Cranberries: Health Benefits, Facts, Research
Cranberries: Health Benefits, Facts, Research
Cranberries are often a popular part of Thanksgiving celebrations in the form of cranberry sauce, cranberry drinks and dried cranberries added to stuffing, casseroles or dessert.
No one knows for sure how cranberries became associated with holiday feasts, but historians guess that it had something to do with the Native Americans, who used cranberries not only for food and medicine but also to make dyes for clothing and blankets.
As far as healthy foods go, cranberries are at the top of the list due to their high nutrient and antioxidant content and are often referred to as a “super food.” Not to mention, half a cup of cranberries contains only 25 calories!
The possible health benefits of consuming cranberries include lowered risk of urinary tract infections, prevention of certain types of cancer, improved immune function, decreased blood pressure and more.
This MNT Knowledge Center feature is part of a collection of articles on the health benefits of popular foods.
Possible health benefits of cranberries
Consuming fruits and vegetables of all kinds has long been associated with a reduced risk of many adverse health conditions. The following health benefits have been associated with cranberries:
1) Urinary Tract Infections (UTIs)
Cranberries are well known for helping prevent UTIs.
The cranberry is perhaps best known for its role in preventing UTIs, especially for those with recurrent infections. The high level of proanthocyanidins (PACs) in cranberries helps reduce the adhesion of certain bacteria to the urinary tract walls, in turn fighting off infections.
A study published in the American Journal of Obstetrics and Gynecology in February 2016 reported that while cranberry capsules have been shown to help urinary tract infections, cranberry juice is far less effective. The reason for this is that it takes an extremely large concentration of cranberry to prevent bacterial adhesion. This amount of concentration is not found in the juices we drink.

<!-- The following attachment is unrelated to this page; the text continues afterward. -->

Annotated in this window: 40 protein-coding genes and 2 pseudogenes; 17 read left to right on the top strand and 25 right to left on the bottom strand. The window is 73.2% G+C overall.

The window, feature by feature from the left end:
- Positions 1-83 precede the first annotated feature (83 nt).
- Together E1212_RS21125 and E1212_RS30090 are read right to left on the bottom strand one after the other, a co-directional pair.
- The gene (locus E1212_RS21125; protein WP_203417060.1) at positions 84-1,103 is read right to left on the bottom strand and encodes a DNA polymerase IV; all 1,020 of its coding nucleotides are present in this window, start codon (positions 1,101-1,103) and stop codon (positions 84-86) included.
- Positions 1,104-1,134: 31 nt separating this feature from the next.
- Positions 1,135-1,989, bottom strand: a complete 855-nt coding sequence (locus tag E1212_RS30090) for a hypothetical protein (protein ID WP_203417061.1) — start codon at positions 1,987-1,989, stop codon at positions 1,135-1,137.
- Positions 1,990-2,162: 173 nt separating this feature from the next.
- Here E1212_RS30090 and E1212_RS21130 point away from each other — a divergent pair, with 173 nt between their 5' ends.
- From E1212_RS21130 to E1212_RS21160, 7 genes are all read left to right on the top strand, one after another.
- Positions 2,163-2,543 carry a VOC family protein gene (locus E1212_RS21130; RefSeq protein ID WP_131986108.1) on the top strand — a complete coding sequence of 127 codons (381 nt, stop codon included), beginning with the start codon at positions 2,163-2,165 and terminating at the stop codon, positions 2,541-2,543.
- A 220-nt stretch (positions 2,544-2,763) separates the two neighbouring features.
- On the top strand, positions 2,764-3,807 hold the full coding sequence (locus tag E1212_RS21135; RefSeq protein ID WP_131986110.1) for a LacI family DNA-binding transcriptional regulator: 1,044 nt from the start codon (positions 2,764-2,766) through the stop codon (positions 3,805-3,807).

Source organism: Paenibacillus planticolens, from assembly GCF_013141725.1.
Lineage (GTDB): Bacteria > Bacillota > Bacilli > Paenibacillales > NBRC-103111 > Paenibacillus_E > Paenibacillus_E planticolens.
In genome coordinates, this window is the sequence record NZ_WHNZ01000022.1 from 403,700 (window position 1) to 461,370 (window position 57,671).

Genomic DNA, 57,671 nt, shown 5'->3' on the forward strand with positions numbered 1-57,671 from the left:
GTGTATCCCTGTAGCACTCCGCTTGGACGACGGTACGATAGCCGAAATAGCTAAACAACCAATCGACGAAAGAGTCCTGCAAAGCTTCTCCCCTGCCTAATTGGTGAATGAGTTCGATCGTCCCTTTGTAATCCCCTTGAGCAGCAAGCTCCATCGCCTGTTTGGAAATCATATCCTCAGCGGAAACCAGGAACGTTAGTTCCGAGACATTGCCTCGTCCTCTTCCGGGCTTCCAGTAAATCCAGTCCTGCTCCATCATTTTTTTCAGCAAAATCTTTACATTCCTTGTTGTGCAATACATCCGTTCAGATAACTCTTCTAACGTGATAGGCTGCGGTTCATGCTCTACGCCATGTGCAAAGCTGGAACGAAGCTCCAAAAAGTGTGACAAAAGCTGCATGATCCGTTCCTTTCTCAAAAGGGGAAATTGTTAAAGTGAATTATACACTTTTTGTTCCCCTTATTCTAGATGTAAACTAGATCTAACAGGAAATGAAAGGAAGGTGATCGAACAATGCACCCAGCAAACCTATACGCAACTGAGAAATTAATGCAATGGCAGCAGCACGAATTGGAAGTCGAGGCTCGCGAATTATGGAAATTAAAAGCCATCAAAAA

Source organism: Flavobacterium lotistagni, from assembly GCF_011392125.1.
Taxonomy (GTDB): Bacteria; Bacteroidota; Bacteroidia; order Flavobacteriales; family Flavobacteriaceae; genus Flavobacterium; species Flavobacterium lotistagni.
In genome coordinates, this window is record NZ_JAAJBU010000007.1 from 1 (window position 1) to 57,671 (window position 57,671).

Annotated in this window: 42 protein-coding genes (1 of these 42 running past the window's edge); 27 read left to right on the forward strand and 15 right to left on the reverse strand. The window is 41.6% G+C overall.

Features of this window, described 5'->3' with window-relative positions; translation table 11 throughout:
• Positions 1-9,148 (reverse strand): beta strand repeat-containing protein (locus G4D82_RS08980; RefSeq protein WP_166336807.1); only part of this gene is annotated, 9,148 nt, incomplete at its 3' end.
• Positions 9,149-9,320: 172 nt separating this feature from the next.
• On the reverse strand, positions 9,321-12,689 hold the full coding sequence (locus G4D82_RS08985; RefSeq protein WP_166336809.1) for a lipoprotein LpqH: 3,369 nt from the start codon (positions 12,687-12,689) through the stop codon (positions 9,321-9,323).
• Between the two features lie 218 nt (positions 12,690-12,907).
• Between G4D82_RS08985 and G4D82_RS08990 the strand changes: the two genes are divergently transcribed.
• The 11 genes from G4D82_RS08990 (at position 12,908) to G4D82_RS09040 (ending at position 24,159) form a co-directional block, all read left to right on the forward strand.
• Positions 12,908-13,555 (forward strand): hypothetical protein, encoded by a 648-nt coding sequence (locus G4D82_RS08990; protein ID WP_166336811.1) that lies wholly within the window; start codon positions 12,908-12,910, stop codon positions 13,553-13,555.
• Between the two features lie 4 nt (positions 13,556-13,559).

Working on the study, Dr. Timothy Boone, PhD, vice dean of the Texas A&M Health Science Center College of Medicine in Houston, said:
“Cranberry juice, especially the juice concentrates you find at the grocery store, will not treat a UTI or bladder infection. It can offer more hydration and possibly wash bacteria from your body more effectively, but the active ingredient in cranberry is long gone by the time it reaches your bladder.”
2) Cardiovascular Disease
Some evidence suggests that the polyphenols in cranberries may reduce the risk of cardiovascular disease (CVD) by preventing platelet build-up and reducing blood pressure via anti-inflammatory mechanisms.4
Research has shown that cranberries are beneficial in slowing tumor progression and have shown positive effects against prostate, liver, breast, ovarian, and colon cancers.5
The same proanthocyanidins in cranberries that help prevent UTIs may also benefit oral health by preventing bacteria from binding to teeth, according to Researchers at the Center for Oral Biology and Eastman Department of Dentistry at the University of Rochester Medical Center. Cranberries may also be beneficial in preventing gum disease.
Benefits of cranberries – video
On the next page we look at the nutritional profile of cranberries, how to incorporate more cranberries in your diet and the potential precautions you need to consider.
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Nutritional profile of cranberries
Cranberries are a good source of vitamin C, fiber and vitamin E.1
A powerful natural antioxidant capable of blocking some of the damage caused by free radicals, as well as boosting the body’s resistance against infectious agents, according to the University of Maryland Medical Center. Sailors once carried cranberries aboard their ships to avoid scurvy because of their high vitamin C content.